9. Nadi naare na jao Shyaam / Mujhe Jeene Do (1963) / Music: Jaidev / Lyrics: Sahir Ludhianvi
Mujhe Jeene Do had both Asha and Lata vying for high honour. If Lata gloried in Raat bhi kuch bheegi and Tere bachpan ko jawani ki dua deti hoon, Asha scaled the high notes of Nadi naare na jaao Shyaam paiyya paru with assured ease. The song is a small note of cheer in a film that dealt with the tragedy of men who had turned to dacoity. Waheeda's Chameli has just begun a new life with the man who abducted her, and amidst the shootouts with the police and despite the uncertainty of this new beginning, has found love and acceptance. Asha's rendition conveys the tremulousness of a new bride's feelings as well as the playfulness of the Radha–Shyam romance.  

10. Ye kaun meri zindagi mein aa gaya / Bombay Race Course (1965) / Music: Madan Mohan / Lyrics: Rajinder Krishan
I found this song when I was researching songs for another list. I had never heard this song before, and while I knew Madan Mohan had recorded some really lovely songs with Asha Bhosle, this song was a revelation. From what I can gather, the film starred Ajit and Nalini Jaywant. Like many of the films for which Madan Mohan composed, this film didn't do too well commercially. However, the songs are very, very nice indeed. This composition, a slow, romantic number, has been exquisitely rendered by Asha, and has quickly become a 'new' favourite. One of my other choices was Saba se ye keh do from Bank Manager.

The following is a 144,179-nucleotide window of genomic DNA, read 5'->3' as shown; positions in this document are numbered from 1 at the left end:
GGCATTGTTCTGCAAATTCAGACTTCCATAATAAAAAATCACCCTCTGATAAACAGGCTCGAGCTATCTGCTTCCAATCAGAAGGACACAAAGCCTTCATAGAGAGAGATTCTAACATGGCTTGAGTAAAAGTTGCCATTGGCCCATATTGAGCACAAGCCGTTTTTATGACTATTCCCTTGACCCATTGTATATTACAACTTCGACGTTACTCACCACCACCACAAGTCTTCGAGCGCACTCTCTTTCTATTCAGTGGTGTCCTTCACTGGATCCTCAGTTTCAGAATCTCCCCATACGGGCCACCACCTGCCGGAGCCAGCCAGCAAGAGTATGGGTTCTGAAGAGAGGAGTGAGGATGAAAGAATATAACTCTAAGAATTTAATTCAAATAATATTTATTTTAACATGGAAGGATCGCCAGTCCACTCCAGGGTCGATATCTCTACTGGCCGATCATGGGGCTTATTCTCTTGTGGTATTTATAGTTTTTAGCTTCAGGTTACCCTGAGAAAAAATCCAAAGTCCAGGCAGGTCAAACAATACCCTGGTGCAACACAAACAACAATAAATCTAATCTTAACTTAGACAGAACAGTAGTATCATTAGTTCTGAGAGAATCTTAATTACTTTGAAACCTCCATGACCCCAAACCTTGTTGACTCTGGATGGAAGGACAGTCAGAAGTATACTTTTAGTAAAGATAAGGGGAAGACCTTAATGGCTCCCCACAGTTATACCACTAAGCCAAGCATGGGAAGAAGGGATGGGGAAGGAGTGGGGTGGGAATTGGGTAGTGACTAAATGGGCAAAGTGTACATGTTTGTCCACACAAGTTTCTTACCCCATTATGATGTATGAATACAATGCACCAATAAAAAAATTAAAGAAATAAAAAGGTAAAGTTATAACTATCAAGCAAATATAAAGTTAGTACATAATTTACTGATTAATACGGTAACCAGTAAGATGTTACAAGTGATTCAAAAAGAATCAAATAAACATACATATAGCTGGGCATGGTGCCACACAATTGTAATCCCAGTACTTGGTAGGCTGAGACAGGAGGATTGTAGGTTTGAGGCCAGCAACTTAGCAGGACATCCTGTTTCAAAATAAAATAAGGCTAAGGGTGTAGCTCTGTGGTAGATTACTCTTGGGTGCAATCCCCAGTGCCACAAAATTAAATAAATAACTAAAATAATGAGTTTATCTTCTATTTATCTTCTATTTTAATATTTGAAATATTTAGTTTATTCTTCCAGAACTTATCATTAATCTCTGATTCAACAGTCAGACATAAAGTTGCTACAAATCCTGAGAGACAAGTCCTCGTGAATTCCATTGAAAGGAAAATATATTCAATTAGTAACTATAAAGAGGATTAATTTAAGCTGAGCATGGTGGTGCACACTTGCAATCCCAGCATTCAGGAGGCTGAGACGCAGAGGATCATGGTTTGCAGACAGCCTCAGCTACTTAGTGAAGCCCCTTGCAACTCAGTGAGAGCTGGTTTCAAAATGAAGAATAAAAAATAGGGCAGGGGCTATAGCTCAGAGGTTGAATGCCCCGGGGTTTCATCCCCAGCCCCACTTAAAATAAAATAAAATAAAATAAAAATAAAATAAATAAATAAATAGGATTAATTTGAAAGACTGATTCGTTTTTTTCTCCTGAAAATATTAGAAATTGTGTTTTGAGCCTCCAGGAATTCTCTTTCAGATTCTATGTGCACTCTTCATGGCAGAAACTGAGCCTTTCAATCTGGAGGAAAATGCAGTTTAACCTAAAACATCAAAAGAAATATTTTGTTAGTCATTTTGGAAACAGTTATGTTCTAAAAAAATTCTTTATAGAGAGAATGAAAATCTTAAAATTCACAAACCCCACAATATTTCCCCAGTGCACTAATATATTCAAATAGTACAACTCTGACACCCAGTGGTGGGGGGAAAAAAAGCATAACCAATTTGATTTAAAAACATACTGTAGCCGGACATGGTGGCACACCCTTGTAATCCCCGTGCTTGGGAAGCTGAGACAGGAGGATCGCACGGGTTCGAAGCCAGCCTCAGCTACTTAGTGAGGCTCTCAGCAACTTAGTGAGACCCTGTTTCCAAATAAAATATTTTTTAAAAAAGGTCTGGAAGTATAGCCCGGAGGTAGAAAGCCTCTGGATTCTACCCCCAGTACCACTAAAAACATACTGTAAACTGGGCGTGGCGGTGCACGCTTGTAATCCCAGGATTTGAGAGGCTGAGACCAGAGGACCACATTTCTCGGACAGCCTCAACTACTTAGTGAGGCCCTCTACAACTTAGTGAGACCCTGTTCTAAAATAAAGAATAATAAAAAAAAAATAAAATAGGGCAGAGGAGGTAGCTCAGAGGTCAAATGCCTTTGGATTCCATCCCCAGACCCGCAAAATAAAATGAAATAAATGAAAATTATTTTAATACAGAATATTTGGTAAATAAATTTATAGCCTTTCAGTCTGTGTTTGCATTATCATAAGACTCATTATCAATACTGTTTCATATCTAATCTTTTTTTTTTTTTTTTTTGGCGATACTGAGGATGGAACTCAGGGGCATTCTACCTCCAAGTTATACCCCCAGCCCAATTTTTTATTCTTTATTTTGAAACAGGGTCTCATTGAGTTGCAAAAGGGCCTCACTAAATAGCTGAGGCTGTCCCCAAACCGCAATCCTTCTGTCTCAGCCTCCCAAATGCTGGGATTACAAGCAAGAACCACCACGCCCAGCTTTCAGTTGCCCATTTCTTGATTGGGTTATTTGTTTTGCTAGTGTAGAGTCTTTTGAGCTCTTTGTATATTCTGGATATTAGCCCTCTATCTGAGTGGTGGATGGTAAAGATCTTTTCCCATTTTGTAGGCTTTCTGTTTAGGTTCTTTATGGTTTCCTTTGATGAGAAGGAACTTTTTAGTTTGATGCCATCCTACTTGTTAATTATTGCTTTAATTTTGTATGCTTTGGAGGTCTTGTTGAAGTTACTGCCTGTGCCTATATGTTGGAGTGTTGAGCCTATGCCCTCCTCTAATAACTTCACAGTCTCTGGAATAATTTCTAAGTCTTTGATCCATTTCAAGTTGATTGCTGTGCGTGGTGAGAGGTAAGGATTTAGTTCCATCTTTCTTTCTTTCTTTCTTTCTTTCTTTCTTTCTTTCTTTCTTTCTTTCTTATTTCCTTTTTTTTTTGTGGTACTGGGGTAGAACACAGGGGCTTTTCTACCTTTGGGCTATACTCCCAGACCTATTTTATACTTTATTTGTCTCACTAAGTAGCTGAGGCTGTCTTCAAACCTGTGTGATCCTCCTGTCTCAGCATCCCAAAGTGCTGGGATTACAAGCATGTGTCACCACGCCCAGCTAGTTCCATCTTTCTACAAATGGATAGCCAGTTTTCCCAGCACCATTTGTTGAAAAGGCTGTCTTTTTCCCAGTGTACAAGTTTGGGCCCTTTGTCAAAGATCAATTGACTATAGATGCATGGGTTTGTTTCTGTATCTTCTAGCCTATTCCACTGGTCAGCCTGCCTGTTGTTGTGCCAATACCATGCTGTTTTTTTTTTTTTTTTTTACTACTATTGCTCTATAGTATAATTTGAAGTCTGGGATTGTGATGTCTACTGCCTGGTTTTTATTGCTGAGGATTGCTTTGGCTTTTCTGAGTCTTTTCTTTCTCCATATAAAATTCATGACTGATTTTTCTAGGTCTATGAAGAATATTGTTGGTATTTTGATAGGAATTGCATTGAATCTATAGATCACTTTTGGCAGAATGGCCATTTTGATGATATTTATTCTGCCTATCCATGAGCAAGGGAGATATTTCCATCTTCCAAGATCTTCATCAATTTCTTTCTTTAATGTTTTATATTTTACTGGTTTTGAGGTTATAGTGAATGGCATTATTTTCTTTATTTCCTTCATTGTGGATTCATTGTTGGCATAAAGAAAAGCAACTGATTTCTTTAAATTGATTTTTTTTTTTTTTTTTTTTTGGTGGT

11. Dil lagaakar hum ye / Zindagi aur Maut (1965) / Music: C Ramchandra / Lyrics: Shakeel Badayuni
Another twin–version song (the 'happy' version is sung by Mahendra Kapoor), this lovely number appears in a B–grade (but very enjoyable) 'spy' thriller and was Faryal's debut as heroine. (Of course, watching the movie makes it very clear why she remained a dancer or side lead.)This is one of the songs where I like both male and female versions. For some reason, it reminded me of Hoshwaalon ko khabar kya zindagi kya cheez hai from Sarfarosh. Anyone else?
12. Aage bhi jaane na tu / Waqt (1965) / Music: Ravi / Lyrics: Sahir Ludhianvi 
Like Aayiye meherbaan is probably the touchstone of the OP-Asha combo, to me, the Ravi-Asha combination always brings to mind this lovely song, one that is used so intelligently in the film – there's a crooner at a party (Erika Lall), people are milling around, eating, drinking, socialising. Elsewhere, a murder is being committed, someone is trying to escape, a young man is a witness... there's so much going on. That's the picturisation. From the point of view of the song, it calls out to people to seize the moment; the past is not important, the future has no bearing on the present. What's important is the here and the now. (Which, in context, is delightfully ironical – even as the song is being sung, the future of many of those present at the party is being decided in the here and now.) Asha sings it with such sensuality – her voice is both languid and sultry, giving off a sort of smoky, nightclub vibe that so fits the lyrics of the song. A very 'western' number, as is appropriate to the setting, Asha's voice quietly dominates the song.